Courtney Hermann: For me, filming on location is intense, demanding, and uncomfortable–for many reasons. Documentary filmmaking is an extractive process where we enter into the lives of others to take their stories, even as we collaborate with participants to do so. This alone should inspire some anxiety! Add to that the pressure of wrangling the technology, staying alert to opportunities for compelling content, divining the needs of participants and the needs of the crew, etc., etc., etc. I’ve learned that to manage this, I have to be on high alert on the inside, but appear calm on the outside since documentary production is not about inflicting my experience of the transaction on anyone–it’s about the people whose stories I am tasked with interpreting.
StudentFilmmakers Magazine: What was one of the most challenging problems solved?
Courtney Hermann: Production is synonymous with problem-solving so it’s hard for me to latch onto a single anecdote. I think I’m making it sound like filmmaking is not fun! And maybe it’s not “fun” per se. But it’s immensely rewarding to put yourself in a high stakes environment – not a dangerous situation, rather, a consequential one – where you know you’ll need to juggle all kinds of facts on the ground to arrive at a set of materials you can shape into a story that reveals some truth, large or small, about what it’s like to be a person here on planet Earth. And then there are these moments of wonderment on production where you look around and say, “How did I get here–to this place, with these people, at this moment?” And the answer is, “Documentary brought me here!” And gratitude abounds. My more direct answer to this question is that all challenging problems are best solved with the input and help of a trusted and beloved crew. So. to prepare for the vexing and ubiquitous problems of production, find one or two partners who will do battle with you against the forces that conspire to interfere with the storytelling process.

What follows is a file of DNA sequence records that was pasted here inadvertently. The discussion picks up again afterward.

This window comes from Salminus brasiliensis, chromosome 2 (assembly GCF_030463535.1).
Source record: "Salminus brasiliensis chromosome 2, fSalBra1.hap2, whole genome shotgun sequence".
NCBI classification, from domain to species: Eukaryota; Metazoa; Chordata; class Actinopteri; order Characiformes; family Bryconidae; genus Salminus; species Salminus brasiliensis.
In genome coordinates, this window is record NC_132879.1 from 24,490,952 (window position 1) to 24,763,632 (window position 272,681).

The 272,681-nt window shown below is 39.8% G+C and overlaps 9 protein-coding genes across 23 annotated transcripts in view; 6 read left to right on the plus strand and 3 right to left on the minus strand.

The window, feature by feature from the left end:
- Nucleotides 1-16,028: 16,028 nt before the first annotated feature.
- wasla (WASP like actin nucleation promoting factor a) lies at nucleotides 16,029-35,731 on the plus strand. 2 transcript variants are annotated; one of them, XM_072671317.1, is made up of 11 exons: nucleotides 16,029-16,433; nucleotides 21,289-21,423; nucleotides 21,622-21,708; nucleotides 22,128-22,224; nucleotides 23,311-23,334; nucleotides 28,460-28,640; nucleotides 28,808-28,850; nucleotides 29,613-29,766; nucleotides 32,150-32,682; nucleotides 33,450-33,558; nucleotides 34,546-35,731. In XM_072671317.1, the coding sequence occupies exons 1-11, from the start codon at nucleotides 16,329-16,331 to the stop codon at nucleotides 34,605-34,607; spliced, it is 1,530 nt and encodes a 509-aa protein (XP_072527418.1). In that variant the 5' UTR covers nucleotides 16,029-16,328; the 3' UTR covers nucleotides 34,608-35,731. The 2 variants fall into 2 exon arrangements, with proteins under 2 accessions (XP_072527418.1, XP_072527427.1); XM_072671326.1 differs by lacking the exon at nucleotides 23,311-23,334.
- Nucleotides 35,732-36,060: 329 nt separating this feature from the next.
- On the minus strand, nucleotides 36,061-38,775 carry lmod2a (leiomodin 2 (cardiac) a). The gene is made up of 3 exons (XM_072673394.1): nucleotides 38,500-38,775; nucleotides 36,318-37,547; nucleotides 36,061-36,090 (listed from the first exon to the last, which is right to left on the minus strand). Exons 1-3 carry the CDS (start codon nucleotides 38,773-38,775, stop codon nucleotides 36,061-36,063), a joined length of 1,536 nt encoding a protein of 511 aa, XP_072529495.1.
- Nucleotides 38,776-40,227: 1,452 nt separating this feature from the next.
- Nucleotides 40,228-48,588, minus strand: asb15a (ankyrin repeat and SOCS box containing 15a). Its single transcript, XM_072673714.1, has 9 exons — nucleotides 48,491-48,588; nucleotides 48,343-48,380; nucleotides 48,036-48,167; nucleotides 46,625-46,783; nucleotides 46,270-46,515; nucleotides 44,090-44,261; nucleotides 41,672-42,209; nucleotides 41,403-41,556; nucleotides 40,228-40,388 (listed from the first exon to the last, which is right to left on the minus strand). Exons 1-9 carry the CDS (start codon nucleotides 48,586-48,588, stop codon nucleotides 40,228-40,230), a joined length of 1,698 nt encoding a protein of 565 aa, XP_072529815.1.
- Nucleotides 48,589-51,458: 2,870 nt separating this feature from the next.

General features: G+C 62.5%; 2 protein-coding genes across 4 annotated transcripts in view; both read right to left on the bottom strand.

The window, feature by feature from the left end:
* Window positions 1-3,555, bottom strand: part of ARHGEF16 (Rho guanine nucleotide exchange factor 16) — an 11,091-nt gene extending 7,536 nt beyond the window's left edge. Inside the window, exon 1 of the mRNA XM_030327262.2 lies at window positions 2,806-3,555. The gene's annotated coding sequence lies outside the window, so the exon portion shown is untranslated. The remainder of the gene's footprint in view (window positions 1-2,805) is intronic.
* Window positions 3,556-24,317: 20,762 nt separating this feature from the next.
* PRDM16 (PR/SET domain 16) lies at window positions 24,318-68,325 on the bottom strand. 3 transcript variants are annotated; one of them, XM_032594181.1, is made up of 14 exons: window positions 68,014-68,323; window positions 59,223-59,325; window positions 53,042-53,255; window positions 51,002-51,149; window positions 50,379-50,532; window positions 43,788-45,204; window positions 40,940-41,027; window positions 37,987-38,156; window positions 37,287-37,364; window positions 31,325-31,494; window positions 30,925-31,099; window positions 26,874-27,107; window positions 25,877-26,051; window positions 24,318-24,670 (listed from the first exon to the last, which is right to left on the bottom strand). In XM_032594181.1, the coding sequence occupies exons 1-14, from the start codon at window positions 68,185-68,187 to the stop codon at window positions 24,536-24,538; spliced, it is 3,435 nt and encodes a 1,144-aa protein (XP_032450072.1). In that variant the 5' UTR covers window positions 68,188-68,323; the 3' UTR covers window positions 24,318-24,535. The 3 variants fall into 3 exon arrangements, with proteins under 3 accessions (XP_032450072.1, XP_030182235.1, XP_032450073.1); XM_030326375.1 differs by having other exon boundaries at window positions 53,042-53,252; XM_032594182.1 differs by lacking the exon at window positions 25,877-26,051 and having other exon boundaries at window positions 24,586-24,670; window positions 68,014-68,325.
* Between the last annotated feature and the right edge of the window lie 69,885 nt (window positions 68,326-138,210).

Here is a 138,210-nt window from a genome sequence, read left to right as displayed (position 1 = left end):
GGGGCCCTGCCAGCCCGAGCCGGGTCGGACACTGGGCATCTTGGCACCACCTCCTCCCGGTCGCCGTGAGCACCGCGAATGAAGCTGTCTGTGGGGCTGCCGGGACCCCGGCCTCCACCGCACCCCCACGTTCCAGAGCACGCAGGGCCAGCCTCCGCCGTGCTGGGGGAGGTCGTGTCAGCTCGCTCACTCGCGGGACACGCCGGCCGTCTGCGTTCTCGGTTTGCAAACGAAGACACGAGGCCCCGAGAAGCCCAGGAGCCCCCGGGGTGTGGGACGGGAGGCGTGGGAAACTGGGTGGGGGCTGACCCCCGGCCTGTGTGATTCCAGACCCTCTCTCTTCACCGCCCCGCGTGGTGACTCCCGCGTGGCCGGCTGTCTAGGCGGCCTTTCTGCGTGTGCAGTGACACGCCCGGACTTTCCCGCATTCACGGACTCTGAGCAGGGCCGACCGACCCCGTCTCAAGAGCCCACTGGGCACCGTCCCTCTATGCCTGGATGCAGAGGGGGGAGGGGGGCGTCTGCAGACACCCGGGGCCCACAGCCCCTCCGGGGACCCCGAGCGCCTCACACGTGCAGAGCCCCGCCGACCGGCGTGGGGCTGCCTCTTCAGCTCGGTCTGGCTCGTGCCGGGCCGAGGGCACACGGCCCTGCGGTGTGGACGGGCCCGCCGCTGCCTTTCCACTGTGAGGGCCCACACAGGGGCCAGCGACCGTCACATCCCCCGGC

StudentFilmmakers Magazine: What should documentary filmmaking students know about getting permissions?
Courtney Hermann: It is best practice to seek written permissions to record people and use locations. Public places – public streets, sidewalks, and public property – are fair game for recording, but you can’t necessarily plop a tripod down in a public thoroughfare and start recording since you may be blocking vehicle or pedestrian traffic or interfering with an adjacent business. If you are recording in a city, you can check with the mayor’s office or local film office to get a permit. Refer to the project forms at the Directing the Documentary, 7e resource page where you can find templates for personal release, crowd release, and location release forms: https://routledgetextbooks.com/textbooks/9780367235574/resources.php. In terms of repurposing existing intellectual property, my highest recommendation to students is to consult the Center for Media and Social Impact’s fantastic guide to fair use in documentary: http://archive.cmsimpact.org/sites/default/files/fair_use_final.pdf. When it comes to music, don’t use copyrighted music without permissions. Instead, source from a free or low cost royalty-free music site or collaborate with a musician to create an original score.